Today we present an interview with Jim Guhl, author of the book Eleven Miles to Oshkosh. As the Vietnam War grinds on and the Nixon presidency collapses, Del “Minnow” Finwick’s small world in Wisconsin has blown apart. His father, a deputy sheriff, has been murdered by the unknown “Highway 41 Killer.” His mom has unraveled. And a goon named Larry Buskin has been pummeling Minnow behind Neenah High. Minnow must seek justice by partnering with unlikely allies and discovering his own courage.
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Q. Why did you choose the Fox Valley region of Wisconsin as the setting for your debut novel, Eleven Miles to Oshkosh
A. There are several reasons. For one, I grew up in Neenah-Menasha and learned to love the heartbeat and vitality of the place. Winnebago County is a very interesting region, flush with shallow lakes and wetlands, mills and foundries that never quit their churning, and a rich history that goes back to Nicolet, Chief Oshkosh, and the naming of Lake Butte des Morts (Hill of the Dead).
Q. What do you hope that people will get out of the book?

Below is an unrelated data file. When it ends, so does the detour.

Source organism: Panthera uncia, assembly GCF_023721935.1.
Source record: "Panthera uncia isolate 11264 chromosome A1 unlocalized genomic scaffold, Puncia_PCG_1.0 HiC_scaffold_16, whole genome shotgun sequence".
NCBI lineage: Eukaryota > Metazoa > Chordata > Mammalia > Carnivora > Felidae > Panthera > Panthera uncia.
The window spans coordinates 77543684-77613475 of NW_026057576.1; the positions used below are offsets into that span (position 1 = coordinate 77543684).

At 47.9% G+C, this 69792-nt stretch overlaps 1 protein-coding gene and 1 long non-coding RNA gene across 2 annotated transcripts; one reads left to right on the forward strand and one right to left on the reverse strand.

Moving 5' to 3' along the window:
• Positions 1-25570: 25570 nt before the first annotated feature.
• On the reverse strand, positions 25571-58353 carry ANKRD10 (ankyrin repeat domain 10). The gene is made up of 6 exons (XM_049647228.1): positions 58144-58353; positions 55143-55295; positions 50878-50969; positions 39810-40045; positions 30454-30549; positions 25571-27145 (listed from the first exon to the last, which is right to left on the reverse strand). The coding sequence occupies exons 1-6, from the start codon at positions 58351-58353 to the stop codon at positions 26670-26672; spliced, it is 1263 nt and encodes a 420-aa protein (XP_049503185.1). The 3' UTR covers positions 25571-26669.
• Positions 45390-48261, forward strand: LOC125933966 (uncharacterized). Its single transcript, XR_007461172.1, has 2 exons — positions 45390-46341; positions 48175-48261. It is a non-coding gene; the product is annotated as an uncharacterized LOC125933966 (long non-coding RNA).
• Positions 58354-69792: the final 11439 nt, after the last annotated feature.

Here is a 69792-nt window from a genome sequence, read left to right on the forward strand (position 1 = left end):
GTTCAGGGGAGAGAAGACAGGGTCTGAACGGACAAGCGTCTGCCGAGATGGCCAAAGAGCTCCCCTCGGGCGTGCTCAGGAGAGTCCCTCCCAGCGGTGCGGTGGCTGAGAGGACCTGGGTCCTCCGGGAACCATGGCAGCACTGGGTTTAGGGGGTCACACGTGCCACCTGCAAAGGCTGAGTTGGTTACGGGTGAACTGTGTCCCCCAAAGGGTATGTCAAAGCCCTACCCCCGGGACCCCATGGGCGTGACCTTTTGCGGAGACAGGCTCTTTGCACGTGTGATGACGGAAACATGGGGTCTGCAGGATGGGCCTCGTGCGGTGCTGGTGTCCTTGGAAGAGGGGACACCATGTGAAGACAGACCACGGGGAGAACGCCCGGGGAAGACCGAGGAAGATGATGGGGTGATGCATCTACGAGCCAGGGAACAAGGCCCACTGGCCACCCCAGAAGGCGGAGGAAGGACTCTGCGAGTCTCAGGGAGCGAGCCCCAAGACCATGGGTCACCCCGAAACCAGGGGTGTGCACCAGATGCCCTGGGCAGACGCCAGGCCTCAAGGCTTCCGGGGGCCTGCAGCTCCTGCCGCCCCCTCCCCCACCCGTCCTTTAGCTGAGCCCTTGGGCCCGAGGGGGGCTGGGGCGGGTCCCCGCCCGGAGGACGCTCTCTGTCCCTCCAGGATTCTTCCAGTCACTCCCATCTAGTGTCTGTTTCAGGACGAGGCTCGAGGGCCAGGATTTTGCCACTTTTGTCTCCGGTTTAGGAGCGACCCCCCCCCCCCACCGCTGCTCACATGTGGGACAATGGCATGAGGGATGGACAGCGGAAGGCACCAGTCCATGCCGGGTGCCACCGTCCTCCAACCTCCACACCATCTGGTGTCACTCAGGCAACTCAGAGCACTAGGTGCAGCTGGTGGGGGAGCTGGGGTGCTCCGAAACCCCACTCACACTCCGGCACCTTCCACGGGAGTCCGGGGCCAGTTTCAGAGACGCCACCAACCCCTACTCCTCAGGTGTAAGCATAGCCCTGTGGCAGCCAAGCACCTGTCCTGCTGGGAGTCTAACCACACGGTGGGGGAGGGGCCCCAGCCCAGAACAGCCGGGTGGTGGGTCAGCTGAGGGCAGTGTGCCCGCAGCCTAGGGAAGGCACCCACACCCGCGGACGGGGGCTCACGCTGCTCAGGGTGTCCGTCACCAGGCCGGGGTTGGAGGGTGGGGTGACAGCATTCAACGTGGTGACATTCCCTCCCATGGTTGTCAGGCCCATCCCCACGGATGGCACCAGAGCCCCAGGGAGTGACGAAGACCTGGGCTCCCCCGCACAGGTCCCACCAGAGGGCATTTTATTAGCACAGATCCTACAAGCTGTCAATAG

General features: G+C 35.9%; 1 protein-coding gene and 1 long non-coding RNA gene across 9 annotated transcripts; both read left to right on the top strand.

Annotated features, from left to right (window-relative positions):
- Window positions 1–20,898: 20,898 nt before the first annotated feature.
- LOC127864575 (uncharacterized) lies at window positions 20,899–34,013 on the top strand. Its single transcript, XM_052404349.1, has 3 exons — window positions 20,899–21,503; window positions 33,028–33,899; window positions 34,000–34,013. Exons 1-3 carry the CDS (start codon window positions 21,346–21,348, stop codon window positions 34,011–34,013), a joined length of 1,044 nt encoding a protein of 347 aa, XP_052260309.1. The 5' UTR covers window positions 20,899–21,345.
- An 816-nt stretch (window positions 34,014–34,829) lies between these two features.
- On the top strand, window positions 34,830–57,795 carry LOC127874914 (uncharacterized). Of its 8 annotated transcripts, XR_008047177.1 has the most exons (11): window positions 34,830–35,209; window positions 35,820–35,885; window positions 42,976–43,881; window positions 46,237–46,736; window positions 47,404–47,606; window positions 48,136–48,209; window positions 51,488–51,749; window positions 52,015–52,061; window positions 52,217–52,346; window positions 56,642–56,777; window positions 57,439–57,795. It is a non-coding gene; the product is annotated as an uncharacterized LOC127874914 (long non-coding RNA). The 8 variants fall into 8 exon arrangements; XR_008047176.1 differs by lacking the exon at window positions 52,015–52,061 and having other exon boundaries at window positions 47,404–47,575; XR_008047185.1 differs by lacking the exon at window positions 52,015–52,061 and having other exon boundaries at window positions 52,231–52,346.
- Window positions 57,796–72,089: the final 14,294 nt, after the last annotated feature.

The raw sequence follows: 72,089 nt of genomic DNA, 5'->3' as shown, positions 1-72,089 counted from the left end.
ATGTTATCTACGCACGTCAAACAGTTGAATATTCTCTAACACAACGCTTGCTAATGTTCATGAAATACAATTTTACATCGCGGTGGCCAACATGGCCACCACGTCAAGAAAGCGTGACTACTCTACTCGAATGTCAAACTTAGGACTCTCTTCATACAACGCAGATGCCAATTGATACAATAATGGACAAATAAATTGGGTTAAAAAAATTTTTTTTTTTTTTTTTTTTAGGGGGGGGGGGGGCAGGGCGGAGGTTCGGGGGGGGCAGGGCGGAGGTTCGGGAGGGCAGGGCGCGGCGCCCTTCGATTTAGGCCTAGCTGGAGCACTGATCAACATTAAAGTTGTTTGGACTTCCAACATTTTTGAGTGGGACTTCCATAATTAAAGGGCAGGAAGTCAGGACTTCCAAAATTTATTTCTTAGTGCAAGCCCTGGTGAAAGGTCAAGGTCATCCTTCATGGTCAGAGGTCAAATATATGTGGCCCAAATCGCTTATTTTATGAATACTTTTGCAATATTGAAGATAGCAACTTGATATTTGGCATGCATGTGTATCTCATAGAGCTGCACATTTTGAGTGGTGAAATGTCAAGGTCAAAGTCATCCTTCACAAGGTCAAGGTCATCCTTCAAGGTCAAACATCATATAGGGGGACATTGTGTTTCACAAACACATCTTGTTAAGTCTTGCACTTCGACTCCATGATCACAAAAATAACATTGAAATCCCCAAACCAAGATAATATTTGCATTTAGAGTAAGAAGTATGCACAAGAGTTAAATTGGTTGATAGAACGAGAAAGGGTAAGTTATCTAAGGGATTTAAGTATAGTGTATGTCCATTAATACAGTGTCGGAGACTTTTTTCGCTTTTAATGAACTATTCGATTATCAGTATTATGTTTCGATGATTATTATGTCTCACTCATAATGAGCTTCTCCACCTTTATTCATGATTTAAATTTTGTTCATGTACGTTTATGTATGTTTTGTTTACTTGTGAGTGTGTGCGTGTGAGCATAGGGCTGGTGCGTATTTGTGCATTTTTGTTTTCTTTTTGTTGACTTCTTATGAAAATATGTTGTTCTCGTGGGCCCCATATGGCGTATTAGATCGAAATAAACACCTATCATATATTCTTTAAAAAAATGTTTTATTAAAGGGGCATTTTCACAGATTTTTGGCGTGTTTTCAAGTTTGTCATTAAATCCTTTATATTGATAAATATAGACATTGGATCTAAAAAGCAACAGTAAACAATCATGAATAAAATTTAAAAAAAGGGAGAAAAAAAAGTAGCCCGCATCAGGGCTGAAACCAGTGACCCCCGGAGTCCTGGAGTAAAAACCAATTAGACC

A. Pleasure mainly—but also an appreciation for the history, geography and social evolution of the Fox Valley. At its core, Eleven Miles to Oshkosh is a coming-of-age story about an unlikely hero, the scared-of-everything fifteen-year-old, Del (Minnow) Finwick, who seeks to resolve his father’s murder and find courage along the way. Young readers will enjoy the kid’s magnetism for trouble and his willingness to stick up for what’s right. Baby boomers will enjoy images of a simpler time when a single-speed bicycle and access to Grandpa’s Chevy Apache truck keys were enough to get a kid to every nook and cranny in the county. I’m confident that readers will relate to the lively characters from a collection that includes the first black girl at Neenah High, a homeless Native American, and an assortment of bad guys.
Q. How did you get interested in writing fiction?
A. Even though I worked a full career in the field of engineering, I’ve always had a leaning toward creativity. I enjoy painting, woodcarving, lapidary and guitar. About ten years ago I spotted a small ad in the community section of my local newspaper, inviting people to participate in the Pen & Think Writers Group of Hudson, Wisconsin. I joined up and have been writing short stories and memoirs ever since. About three years ago, I shifted into fourth gear and turned hard on the steering wheel in the direction of full-length novels. I absolutely love it and have no plans of stopping.
Jim Guhl grew up in the Fox Valley of Wisconsin in the 1960s and ’70s. He now lives in Hudson, Wisconsin and is a writer and visual artist.